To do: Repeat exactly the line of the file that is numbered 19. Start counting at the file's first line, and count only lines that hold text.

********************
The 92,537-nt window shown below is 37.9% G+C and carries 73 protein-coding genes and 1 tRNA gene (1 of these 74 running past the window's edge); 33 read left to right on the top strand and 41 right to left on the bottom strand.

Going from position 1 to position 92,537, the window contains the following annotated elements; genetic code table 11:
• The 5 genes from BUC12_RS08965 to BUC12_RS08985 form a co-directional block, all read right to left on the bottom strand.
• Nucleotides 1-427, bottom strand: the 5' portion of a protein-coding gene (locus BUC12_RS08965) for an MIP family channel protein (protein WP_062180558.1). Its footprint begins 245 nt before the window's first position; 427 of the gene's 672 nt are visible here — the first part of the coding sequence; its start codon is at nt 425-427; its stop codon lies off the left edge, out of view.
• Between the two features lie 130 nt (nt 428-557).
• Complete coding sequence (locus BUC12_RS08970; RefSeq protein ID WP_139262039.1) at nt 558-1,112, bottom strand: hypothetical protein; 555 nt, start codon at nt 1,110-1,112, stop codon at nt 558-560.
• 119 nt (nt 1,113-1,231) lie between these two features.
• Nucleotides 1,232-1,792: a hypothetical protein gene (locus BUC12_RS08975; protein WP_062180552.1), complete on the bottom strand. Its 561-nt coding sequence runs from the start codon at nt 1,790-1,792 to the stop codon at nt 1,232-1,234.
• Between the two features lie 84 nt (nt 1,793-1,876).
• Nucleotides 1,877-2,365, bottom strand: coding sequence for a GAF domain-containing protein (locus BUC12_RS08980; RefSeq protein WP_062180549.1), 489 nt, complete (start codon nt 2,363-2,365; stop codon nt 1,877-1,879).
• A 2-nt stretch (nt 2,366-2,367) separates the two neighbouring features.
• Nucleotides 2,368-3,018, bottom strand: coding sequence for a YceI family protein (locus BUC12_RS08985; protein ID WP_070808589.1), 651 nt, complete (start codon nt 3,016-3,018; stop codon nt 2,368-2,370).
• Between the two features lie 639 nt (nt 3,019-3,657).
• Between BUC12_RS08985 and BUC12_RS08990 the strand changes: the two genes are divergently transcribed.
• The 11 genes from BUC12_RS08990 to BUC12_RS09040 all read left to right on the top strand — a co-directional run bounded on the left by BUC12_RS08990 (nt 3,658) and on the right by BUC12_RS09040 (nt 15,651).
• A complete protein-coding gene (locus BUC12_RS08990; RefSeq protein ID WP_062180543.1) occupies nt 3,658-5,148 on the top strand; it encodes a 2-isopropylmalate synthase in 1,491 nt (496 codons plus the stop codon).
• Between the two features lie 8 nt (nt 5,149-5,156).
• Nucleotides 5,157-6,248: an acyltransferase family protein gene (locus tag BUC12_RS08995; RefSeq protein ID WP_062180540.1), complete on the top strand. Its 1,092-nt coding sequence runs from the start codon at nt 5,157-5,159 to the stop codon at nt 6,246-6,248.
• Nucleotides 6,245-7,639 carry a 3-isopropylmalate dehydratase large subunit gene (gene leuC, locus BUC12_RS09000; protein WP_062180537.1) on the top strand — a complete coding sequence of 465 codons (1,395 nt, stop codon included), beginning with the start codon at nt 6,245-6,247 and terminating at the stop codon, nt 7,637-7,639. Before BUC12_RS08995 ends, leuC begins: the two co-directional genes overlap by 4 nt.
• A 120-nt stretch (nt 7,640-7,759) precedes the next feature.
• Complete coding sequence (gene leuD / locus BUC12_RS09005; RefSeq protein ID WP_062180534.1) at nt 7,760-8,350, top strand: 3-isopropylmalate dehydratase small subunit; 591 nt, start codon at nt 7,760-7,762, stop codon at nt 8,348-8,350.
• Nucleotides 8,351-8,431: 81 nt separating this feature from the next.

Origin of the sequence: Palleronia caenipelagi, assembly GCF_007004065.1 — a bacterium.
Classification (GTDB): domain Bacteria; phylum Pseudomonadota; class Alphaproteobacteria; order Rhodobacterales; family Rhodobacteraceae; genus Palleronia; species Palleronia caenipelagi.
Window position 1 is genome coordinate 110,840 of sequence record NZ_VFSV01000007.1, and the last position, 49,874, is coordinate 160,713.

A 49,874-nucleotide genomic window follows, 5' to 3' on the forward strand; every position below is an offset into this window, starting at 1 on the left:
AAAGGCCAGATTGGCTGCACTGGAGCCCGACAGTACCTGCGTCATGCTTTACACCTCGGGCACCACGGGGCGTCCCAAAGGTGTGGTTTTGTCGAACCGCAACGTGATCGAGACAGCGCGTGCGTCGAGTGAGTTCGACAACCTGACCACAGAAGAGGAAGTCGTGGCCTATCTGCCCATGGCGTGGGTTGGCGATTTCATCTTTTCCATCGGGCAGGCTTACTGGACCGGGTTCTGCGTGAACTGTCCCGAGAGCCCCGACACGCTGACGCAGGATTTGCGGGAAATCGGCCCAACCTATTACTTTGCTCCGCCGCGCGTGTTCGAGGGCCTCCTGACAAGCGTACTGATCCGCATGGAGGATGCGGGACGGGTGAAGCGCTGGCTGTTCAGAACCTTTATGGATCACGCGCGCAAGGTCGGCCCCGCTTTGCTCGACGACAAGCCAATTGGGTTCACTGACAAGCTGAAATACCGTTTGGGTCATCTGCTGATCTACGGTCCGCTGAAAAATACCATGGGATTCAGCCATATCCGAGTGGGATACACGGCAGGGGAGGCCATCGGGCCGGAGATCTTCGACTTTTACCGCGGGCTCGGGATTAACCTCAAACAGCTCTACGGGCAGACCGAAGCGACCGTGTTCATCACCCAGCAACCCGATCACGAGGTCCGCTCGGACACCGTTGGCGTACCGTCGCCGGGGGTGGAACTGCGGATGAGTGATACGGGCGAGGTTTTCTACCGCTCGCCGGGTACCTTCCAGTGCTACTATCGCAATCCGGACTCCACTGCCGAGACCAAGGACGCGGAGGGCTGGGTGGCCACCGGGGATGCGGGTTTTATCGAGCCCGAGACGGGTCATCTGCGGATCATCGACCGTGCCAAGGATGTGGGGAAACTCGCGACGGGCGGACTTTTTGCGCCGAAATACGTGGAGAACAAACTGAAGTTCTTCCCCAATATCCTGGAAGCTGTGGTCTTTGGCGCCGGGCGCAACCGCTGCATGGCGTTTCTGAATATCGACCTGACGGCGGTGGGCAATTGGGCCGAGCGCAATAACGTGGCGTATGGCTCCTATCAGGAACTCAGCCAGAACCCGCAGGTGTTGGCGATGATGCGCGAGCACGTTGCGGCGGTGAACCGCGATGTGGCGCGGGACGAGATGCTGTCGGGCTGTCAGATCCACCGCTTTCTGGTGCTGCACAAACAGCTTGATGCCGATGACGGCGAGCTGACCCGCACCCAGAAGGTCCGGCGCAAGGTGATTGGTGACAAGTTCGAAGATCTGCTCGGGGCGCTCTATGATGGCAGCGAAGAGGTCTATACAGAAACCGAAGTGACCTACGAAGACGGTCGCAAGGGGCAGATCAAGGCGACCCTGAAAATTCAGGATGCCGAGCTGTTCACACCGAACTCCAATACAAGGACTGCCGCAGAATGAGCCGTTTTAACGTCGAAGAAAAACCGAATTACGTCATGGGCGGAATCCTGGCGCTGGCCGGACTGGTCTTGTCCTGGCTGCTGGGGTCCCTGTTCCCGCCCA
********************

• Nucleotides 6,245-7,639 carry a 3-isopropylmalate dehydratase large subunit gene (gene leuC, locus BUC12_RS09000; protein WP_062180537.1) on the top strand — a complete coding sequence of 465 codons (1,395 nt, stop codon included), beginning with the start codon at nt 6,245-6,247 and terminating at the stop codon, nt 7,637-7,639. Before BUC12_RS08995 ends, leuC begins: the two co-directional genes overlap by 4 nt.